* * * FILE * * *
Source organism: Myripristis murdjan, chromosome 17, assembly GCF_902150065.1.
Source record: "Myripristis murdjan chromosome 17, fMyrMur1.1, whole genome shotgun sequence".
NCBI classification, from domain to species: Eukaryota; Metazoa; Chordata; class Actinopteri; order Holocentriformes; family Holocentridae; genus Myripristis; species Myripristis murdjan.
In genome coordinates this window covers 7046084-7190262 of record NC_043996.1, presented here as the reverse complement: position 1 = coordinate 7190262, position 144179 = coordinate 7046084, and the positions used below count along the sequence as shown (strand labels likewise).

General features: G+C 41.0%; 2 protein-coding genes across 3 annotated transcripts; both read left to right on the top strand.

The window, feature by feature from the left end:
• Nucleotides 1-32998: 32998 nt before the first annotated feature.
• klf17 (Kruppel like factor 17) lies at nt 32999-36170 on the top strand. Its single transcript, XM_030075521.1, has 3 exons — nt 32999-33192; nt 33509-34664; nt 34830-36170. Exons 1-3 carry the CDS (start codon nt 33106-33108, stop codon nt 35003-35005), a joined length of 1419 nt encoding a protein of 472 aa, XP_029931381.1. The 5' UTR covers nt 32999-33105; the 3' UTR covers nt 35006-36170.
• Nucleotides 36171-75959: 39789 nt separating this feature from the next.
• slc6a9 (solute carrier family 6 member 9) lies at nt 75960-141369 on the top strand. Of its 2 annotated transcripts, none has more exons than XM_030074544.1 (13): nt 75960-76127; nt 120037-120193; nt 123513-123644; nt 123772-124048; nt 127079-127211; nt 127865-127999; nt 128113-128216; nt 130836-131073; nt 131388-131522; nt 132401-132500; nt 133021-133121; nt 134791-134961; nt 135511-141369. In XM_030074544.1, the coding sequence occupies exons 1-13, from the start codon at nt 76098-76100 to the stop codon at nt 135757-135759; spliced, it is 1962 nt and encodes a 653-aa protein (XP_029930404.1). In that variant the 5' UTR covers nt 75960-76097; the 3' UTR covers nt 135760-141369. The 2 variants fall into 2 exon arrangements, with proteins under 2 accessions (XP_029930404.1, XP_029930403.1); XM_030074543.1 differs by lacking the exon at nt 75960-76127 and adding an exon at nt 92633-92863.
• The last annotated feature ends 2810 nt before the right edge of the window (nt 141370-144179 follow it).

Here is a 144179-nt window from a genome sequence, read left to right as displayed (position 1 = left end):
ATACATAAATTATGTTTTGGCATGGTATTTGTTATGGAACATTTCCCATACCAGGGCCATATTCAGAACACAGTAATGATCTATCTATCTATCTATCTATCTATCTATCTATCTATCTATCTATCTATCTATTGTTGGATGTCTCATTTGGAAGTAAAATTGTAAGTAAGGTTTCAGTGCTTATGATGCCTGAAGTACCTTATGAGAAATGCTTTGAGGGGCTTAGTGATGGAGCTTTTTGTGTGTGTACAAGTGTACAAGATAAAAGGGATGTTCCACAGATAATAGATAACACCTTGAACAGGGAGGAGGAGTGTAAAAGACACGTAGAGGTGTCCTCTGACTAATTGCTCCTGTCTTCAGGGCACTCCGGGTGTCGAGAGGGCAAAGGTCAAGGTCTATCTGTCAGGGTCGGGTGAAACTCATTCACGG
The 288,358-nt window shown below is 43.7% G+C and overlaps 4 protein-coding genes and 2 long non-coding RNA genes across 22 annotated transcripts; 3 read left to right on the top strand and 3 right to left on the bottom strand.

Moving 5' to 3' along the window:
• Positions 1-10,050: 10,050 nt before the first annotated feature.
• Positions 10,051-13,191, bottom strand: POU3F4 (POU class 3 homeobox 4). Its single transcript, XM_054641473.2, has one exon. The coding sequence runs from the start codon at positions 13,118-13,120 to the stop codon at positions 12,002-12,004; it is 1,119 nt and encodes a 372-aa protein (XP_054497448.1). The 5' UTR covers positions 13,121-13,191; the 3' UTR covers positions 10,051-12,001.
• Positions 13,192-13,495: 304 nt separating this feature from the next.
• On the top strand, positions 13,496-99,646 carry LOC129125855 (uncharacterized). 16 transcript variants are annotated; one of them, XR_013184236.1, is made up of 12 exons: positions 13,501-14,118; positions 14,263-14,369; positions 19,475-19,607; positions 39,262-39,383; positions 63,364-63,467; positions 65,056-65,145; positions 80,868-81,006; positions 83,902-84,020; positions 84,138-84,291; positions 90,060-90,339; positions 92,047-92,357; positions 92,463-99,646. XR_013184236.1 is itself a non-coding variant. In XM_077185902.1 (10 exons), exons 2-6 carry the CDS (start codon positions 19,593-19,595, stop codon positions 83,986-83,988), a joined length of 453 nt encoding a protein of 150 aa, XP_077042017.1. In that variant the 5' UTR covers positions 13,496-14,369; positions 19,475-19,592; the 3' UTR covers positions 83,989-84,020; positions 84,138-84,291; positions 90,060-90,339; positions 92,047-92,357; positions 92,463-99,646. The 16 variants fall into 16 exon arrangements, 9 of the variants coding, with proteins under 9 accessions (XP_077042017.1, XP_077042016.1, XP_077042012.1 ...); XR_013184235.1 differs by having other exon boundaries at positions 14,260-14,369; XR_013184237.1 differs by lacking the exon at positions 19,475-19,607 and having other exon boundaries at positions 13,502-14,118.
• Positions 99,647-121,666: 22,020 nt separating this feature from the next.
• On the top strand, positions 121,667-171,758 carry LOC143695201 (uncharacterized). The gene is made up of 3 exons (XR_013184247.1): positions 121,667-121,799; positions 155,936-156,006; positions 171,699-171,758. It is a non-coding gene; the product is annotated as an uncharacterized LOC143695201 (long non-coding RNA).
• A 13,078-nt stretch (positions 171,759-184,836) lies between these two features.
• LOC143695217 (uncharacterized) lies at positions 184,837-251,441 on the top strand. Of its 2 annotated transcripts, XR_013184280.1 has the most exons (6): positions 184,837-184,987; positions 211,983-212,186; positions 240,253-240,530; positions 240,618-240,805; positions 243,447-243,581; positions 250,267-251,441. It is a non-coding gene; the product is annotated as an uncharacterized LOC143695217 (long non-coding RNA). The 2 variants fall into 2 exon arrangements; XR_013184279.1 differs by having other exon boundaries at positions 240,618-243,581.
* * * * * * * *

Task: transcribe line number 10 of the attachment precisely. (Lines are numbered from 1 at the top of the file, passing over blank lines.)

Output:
• slc6a9 (solute carrier family 6 member 9) lies at nt 75960-141369 on the top strand. Of its 2 annotated transcripts, none has more exons than XM_030074544.1 (13): nt 75960-76127; nt 120037-120193; nt 123513-123644; nt 123772-124048; nt 127079-127211; nt 127865-127999; nt 128113-128216; nt 130836-131073; nt 131388-131522; nt 132401-132500; nt 133021-133121; nt 134791-134961; nt 135511-141369. In XM_030074544.1, the coding sequence occupies exons 1-13, from the start codon at nt 76098-76100 to the stop codon at nt 135757-135759; spliced, it is 1962 nt and encodes a 653-aa protein (XP_029930404.1). In that variant the 5' UTR covers nt 75960-76097; the 3' UTR covers nt 135760-141369. The 2 variants fall into 2 exon arrangements, with proteins under 2 accessions (XP_029930404.1, XP_029930403.1); XM_030074543.1 differs by lacking the exon at nt 75960-76127 and adding an exon at nt 92633-92863.